Over the years I've been involved in the construction and repair of various instruments: organs, harpsichords, harps, and guitars. The most unusual and interesting project I ever did was to make a case for a Glass Harmonica, the instrument invented by Benjamin Franklin. It consists of a set of glass bowls mounted on a turning shaft. The player touches the rims of the bowls with wet fingers, producing a sound exactly like when you rub the edge of a wine glass.
The case I made for the instrument was one of the most demanding woodworking projects I'd ever done. The central section opens like a razor-back clam shell to expose the instrument, while the two ends sections house the mechanism which causes the shaft to rotate. The ends are veneered in 12-fold bookmatch Mahagony.
The Glass Harmonica was tremendously popular at the end of the 18th century, and its sound was thought to have super-natural powers. Players were advised against practicing too much when in melancholic moods. The hypnotist and faith healer Mesmer, a Brother of the same Masonic lodge as Mozart and Haydn, used the Harmonica as part of his "animal magnetism" treatments. Supposedly, if one played a Harmonica in a graveyard underneath a full moon, spirits of the dead would be recalled by its sound. Imitating the sound of the Harmonica was a particularly popular effect used by the best fortepianists; perhaps the most notable of the Harmonica-inspired pieces is the second movement of Beethoven's "Ghost Trio".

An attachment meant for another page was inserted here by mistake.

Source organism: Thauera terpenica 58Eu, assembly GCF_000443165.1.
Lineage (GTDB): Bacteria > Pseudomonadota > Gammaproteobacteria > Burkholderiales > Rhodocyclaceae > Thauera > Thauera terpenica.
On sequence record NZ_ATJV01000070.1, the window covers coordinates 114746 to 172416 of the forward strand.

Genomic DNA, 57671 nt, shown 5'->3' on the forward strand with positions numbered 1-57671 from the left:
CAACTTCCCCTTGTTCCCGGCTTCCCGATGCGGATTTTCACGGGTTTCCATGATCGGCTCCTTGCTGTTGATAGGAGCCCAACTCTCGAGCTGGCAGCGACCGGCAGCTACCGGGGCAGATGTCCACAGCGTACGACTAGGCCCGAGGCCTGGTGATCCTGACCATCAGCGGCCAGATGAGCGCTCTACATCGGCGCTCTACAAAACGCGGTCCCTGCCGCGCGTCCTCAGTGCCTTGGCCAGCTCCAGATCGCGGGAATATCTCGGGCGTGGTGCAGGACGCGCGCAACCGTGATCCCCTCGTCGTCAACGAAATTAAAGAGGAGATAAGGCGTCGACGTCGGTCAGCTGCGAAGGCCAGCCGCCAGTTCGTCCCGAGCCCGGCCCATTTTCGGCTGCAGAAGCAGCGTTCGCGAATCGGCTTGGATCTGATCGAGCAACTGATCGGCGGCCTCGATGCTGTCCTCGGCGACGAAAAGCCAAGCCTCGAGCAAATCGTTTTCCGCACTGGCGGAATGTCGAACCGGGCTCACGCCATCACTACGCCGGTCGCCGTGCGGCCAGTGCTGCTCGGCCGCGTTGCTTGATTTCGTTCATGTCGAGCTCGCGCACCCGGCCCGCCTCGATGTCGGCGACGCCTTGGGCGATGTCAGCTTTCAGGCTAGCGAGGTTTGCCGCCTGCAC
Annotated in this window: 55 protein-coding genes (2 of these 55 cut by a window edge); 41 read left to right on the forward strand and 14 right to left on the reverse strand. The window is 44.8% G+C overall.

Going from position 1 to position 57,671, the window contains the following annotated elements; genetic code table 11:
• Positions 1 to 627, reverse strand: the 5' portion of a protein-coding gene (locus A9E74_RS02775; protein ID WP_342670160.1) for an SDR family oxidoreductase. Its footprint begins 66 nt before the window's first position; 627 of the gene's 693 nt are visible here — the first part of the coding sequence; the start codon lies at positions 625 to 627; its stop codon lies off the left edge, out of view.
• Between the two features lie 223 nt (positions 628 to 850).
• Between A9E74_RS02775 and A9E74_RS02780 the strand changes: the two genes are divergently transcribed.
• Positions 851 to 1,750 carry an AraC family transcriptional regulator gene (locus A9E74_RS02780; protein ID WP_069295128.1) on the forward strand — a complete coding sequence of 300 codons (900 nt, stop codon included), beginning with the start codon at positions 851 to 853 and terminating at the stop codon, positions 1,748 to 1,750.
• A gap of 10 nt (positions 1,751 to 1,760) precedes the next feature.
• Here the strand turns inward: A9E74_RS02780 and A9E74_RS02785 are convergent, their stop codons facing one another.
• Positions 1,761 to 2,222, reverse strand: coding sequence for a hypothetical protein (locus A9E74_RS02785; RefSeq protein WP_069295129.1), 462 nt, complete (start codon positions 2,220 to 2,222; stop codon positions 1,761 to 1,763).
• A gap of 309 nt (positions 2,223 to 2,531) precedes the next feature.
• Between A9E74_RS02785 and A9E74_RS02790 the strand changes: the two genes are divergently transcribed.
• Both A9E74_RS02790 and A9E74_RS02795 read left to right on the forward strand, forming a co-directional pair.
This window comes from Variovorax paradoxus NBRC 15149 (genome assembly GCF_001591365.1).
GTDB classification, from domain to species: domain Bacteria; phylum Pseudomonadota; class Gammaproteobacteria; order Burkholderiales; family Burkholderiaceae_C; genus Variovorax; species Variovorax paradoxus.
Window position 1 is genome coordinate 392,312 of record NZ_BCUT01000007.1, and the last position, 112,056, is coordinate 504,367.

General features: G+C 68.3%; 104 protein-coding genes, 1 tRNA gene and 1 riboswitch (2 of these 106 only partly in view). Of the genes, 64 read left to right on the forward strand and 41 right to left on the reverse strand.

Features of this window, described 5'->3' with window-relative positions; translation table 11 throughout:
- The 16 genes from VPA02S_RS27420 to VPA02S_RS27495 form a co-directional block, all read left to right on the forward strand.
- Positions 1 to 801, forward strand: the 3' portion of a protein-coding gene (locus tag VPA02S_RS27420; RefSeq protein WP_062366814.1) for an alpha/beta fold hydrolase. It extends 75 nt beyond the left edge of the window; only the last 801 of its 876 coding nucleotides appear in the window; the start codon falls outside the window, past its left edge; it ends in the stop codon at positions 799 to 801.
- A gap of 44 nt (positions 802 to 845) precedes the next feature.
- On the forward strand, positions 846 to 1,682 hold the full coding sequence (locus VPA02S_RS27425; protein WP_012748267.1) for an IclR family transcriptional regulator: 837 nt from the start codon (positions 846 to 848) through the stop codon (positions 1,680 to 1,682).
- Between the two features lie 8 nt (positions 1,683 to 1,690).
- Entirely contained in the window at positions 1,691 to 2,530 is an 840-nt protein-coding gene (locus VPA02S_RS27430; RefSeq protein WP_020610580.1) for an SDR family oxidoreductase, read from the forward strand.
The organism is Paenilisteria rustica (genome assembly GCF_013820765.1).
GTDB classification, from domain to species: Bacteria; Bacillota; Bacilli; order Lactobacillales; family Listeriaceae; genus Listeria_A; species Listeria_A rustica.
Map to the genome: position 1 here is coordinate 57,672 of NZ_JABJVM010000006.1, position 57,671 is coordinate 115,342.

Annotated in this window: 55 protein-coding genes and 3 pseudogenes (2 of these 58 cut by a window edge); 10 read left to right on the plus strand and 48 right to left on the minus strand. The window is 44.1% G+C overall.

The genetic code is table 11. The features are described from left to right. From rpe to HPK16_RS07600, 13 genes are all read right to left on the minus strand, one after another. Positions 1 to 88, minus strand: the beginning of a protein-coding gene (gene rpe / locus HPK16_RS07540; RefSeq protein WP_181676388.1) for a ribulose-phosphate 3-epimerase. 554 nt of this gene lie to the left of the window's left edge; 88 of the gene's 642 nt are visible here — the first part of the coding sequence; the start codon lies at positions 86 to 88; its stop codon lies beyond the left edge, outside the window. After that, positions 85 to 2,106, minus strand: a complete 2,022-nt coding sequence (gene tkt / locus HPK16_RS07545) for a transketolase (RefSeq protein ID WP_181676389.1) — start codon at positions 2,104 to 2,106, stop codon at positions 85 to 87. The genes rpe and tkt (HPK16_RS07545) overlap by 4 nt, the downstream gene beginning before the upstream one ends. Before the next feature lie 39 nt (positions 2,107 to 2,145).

Eventually, the nefarious connotations of the Harmonica became to strong to be ignored, and the instrument began to be forbidden by law in the name of Public Health and Safety. It may be that the lead from the old-fashioned crystal glass from which the bowls were made could have leached out of the glass and entered the player's blood through the wet fingers, causing cumulative lead poisoning. In any event, the instrument fell into disfavor and eventual disuse.
A recent revival in Harmonica playing has been led by a number of musicians, most notably Dennis James, who recorded a number of Classical works for the instrument, notably Hasse's 1769 breathtakingly-beautiful Cantata "L'Harmonica", written for the marriage ceremonies of Archduchess Marie-Amélie of Austria with Ferdinand of Bourbon, Duke of Parma, which took place in the palace of Schönbrunn.
The sound of the Harmonica not only enchanted audiences of the past, but has also enthralled musicians today. Dennis James has even been engaged to appear on an album by the country-western star Dolly Parton.
Dennis and Dolly at the Finkenbeiner Harmonica housed in the Poletti case: